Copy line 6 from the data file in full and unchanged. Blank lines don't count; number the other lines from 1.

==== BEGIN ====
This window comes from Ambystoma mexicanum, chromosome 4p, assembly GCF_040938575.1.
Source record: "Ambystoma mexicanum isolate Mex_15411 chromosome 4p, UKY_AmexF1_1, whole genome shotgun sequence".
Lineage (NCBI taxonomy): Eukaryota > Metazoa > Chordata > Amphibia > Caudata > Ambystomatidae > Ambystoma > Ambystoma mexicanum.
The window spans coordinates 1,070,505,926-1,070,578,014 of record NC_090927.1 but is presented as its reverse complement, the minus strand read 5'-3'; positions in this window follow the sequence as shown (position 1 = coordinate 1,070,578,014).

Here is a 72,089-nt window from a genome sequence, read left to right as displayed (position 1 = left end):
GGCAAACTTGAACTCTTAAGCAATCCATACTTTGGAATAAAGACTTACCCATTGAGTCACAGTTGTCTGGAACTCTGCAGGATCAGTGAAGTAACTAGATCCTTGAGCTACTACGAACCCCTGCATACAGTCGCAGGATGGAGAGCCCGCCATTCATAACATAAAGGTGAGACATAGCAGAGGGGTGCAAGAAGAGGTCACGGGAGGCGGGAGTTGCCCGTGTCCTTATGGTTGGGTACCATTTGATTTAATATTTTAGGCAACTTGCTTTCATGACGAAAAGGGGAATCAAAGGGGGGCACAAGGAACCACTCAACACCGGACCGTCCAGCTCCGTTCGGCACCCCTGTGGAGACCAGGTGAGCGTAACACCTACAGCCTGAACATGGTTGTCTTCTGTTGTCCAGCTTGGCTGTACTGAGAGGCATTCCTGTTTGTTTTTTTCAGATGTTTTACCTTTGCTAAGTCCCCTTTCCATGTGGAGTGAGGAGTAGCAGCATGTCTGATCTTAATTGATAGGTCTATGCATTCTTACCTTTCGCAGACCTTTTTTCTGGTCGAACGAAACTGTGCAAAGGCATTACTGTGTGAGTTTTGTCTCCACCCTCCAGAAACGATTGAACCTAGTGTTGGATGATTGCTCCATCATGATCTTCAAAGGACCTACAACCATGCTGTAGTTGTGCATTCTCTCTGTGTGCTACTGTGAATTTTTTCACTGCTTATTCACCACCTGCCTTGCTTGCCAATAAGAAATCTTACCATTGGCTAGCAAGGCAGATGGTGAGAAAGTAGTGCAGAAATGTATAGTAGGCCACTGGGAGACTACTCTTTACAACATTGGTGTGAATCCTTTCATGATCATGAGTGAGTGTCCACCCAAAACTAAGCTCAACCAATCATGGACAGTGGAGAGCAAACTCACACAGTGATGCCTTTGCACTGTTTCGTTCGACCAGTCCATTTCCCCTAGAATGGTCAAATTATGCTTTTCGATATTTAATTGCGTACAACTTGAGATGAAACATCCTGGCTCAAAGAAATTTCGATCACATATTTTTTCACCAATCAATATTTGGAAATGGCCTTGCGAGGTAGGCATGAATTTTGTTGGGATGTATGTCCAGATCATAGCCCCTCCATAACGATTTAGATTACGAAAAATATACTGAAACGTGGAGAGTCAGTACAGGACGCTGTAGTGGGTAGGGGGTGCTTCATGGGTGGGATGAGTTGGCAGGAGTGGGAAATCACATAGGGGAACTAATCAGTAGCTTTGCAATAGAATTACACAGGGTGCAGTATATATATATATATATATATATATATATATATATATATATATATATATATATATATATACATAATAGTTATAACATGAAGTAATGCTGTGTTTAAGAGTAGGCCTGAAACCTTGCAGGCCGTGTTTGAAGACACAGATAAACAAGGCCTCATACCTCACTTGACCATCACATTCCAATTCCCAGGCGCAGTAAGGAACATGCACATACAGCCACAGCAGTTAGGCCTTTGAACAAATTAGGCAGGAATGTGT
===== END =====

GGCAAACTTGAACTCTTAAGCAATCCATACTTTGGAATAAAGACTTACCCATTGAGTCACAGTTGTCTGGAACTCTGCAGGATCAGTGAAGTAACTAGATCCTTGAGCTACTACGAACCCCTGCATACAGTCGCAGGATGGAGAGCCCGCCATTCATAACATAAAGGTGAGACATAGCAGAGGGGTGCAAGAAGAGGTCACGGGAGGCGGGAGTTGCCCGTGTCCTTATGGTTGGGTACCATTTGATTTAATATTTTAGGCAACTTGCTTTCATGACGAAAAGGGGAATCAAAGGGGGGCACAAGGAACCACTCAACACCGGACCGTCCAGCTCCGTTCGGCACCCCTGTGGAGACCAGGTGAGCGTAACACCTACAGCCTGAACATGGTTGTCTTCTGTTGTCCAGCTTGGCTGTACTGAGAGGCATTCCTGTTTGTTTTTTTCAGATGTTTTACCTTTGCTAAGTCCCCTTTCCATGTGGAGTGAGGAGTAGCAGCATGTCTGATCTTAATTGATAGGTCTATGCATTCTTACCTTTCGCAGACCTTTTTTCTGGTCGAACGAAACTGTGCAAAGGCATTACTGTGTGAGTTTTGTCTCCACCCTCCAGAAACGATTGAACCTAGTGTTGGATGATTGCTCCATCATGATCTTCAAAGGACCTACAACCATGCTGTAGTTGTGCATTCTCTCTGTGTGCTACTGTGAATTTTTTCACTGCTTATTCACCACCTGCCTTGCTTGCCAATAAGAAATCTTACCATTGGCTAGCAAGGCAGATGGTGAGAAAGTAGTGCAGAAATGTATAGTAGGCCACTGGGAGACTACTCTTTACAACATTGGTGTGAATCCTTTCATGATCATGAGTGAGTGTCCACCCAAAACTAAGCTCAACCAATCATGGACAGTGGAGAGCAAACTCACACAGTGATGCCTTTGCACTGTTTCGTTCGACCAGTCCATTTCCCCTAGAATGGTCAAATTATGCTTTTCGATATTTAATTGCGTACAACTTGAGATGAAACATCCTGGCTCAAAGAAATTTCGATCACATATTTTTTCACCAATCAATATTTGGAAATGGCCTTGCGAGGTAGGCATGAATTTTGTTGGGATGTATGTCCAGATCATAGCCCCTCCATAACGATTTAGATTACGAAAAATATACTGAAACGTGGAGAGTCAGTACAGGACGCTGTAGTGGGTAGGGGGTGCTTCATGGGTGGGATGAGTTGGCAGGAGTGGGAAATCACATAGGGGAACTAATCAGTAGCTTTGCAATAGAATTACACAGGGTGCAGTATATATATATATATATATATATATATATATATATATATATATATATATATATATATATACATAATAGTTATAACATGAAGTAATGCTGTGTTTAAGAGTAGGCCTGAAACCTTGCAGGCCGTGTTTGAAGACACAGATAAACAAGGCCTCATACCTCACTTGACCATCACATTCCAATTCCCAGGCGCAGTAAGGAACATGCACATACAGCCACAGCAGTTAGGCCTTTGAACAAATTAGGCAGGAATGTGT